By 1960, time and usage had taken its toll on the older part of the Institute and Charles Wheeler, the out going chairman, reported in May at the annual meeting of the Institute Executive Committee that ‘schemes had been discussed by the committee to improve the flooring.  However, no practical solution had been found.  The present floor would not stand another sanding and the cost of renewal was prohibitive’.  Mr Back, another member of the committee suggested that the ‘floor should not have first priority and that money should be spent to improve the toilets’.  However, the major concern the Charles Wheeler still had was the lack of parking facilities at the Institute as in his opinion it was dangerous to have a long line of cars parked along one side of the road when the Institute was in use.  His suggestion of using the grass verge opposite had been flatly turned down by the County Council as in their opinion vehicles coming off the verges on to the road would be more of a danger than a line of cars parked along the road.


From a newspaper article on the meeting it is obvious that the original Institute building was in need of improvement and re-decoration after forty years in use; 

Discussion took place about the general condition of the hall and Mrs. C. Bardwell proposed that a meeting be called to enlist the support of organisations using the Institute to clean and re-decorate it.  It was decided that this should be discussed at the next committee meeting.

Mrs. N. McIver, the newly elected chairman, said: “People don’t threat a public place as they would their own home.  There is lack of community spirit in this respect in Felbridge.”

Attention was also drawn to the problem of chairs damaged by the Institute users.

Miss Patricia Cliff presented the accounts.  There was a balance in hand of £103 compared with £88 last year.  The Lake View Drama Club and the Imberhorne Residents’ Association were the organisations using the hall most.  Cleaning expenses at £59 were the largest on the payments side of the £278 account.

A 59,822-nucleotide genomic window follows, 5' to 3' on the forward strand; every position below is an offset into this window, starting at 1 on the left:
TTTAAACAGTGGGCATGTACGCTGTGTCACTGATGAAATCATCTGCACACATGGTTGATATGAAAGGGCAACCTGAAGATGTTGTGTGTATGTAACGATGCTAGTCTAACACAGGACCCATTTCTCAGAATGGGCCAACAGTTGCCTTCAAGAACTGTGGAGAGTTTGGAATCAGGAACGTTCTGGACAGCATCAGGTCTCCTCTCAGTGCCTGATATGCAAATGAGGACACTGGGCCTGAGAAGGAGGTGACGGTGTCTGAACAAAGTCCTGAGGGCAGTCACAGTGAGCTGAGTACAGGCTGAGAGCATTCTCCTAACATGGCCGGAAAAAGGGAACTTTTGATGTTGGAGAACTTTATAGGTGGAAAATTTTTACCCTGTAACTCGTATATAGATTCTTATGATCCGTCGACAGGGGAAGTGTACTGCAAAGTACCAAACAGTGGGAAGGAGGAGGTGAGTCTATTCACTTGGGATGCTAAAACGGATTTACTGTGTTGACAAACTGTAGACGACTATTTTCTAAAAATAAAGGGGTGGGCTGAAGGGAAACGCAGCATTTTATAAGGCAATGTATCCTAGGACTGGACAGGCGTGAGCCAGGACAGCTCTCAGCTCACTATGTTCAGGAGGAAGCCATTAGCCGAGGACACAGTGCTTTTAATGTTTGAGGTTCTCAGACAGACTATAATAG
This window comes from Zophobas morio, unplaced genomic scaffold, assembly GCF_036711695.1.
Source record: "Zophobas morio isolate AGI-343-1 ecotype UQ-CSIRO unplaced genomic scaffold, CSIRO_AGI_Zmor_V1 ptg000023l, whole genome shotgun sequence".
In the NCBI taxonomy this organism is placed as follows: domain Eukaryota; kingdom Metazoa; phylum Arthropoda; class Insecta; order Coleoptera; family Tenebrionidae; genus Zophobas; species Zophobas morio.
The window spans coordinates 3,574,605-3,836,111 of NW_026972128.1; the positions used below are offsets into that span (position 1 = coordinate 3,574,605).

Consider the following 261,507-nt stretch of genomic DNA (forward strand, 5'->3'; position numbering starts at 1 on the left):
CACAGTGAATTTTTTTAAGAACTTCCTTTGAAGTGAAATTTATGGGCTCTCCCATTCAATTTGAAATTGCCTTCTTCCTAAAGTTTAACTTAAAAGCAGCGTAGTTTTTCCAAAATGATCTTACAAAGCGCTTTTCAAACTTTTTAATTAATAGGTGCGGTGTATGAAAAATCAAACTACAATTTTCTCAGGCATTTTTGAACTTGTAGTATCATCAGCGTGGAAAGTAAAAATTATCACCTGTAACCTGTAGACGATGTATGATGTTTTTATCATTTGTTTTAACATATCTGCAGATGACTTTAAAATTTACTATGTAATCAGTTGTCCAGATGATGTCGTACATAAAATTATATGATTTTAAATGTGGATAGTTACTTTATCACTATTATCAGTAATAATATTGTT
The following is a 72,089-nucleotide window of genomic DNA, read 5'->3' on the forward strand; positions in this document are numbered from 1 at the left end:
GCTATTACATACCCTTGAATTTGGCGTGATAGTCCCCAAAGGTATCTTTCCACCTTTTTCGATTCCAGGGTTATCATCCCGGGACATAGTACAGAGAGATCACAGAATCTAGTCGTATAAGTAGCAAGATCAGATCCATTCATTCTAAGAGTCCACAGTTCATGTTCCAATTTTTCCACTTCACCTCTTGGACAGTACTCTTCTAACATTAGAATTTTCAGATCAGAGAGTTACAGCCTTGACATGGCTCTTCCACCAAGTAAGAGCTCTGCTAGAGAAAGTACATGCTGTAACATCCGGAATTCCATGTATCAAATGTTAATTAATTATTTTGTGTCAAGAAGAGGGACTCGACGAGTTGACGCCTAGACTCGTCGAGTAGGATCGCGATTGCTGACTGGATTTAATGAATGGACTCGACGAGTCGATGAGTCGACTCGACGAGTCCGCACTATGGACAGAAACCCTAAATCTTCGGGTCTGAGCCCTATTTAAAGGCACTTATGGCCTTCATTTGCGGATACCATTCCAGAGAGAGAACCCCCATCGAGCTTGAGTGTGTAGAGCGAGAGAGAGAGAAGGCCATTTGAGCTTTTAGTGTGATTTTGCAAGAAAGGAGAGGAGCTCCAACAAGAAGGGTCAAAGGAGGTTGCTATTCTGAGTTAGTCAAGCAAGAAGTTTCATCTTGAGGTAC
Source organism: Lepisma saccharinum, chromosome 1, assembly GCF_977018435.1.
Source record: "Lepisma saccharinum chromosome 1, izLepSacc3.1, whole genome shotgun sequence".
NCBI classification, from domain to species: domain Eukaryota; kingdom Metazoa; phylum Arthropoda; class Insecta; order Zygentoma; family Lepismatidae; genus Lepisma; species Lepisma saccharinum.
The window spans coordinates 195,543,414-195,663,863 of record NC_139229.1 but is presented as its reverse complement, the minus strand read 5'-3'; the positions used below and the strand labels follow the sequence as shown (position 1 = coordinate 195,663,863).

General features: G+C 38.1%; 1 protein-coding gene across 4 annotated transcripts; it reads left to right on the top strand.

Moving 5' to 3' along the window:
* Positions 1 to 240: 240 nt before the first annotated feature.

Tributes were recorded to the work of Mr. Wheeler, as chairman and Miss Cliff, who was re-elected treasurer.

Other elections were: president, Mr. I. D. Margary; secretary, Mr. F Wheeler; booking secretary, Mr. W. Bax; committee; Messers. A. Jones, R. Acason, A. Wenham, A. Adgerton, A. Cliff, Wing Comand. J. Phillips, Mesdames J. Pentecost, C. Bardwell and D. Martin.

May 6, 1960


In October 1960, Nancy McIver, chairman of the Institute Executive Committee, made the first moves towards building a new village hall by approaching the SCPFA (Surrey County Playing Fields Association) to see if they would be able to obtain a grant from them towards the cost of building a new hall.  Felbridge had an ideal piece of ground – three and a half acres of former meadow (now the site and grounds of the Felbridge Village Hall) that had been taken over in 1955 by GRDC (Godstone Rural District Council) at cost price from the previous owner on the condition that it be used as a recreational open space for the village.  At the time of purchase, GRDC gave an assurance that should the need arise, a site for a new hall would be provided on it.  To back up her case to the ACPFA for a new hall, Nancy McIver wrote:

‘Our present Hall, put up 40 years ago is very badly planned and lacking in any storage facilities.  It is very noisy and very difficult to keep clean as it stands parallel to and only 12 feet from the busy highway.  The site is very shallow and constricted and we can, with difficulty, park a maximum of seven cars off the road.  There is no possibility of increasing this.  The road is narrow and congested as a queue frequently forms outside of traffic waiting to get on to the A22 junction with the A22 (London-Eastbourne Rd) about 150 yards away.


We have a Darby and Joan Club meeting weekly, also Youth Club (about 35), Guides, Women’s Institute and a Dram Club.  Population of Parish is 1,400 – 1,500 and product of 1d rate £90 approx.  We cannot provide adequate facilities for either young or old in our present hall.


The people here have always been held up as an example to other villages by the Godstone Rural District Council because they have always been willing and able to put in work to help themselves in any project of common interest…’  


Unfortunately, the SCPFA replied that they were unable to give a grant towards the cost of a building as it only gave grants for ‘outdoor recreational facilities and not indoor sports or for Village Halls’.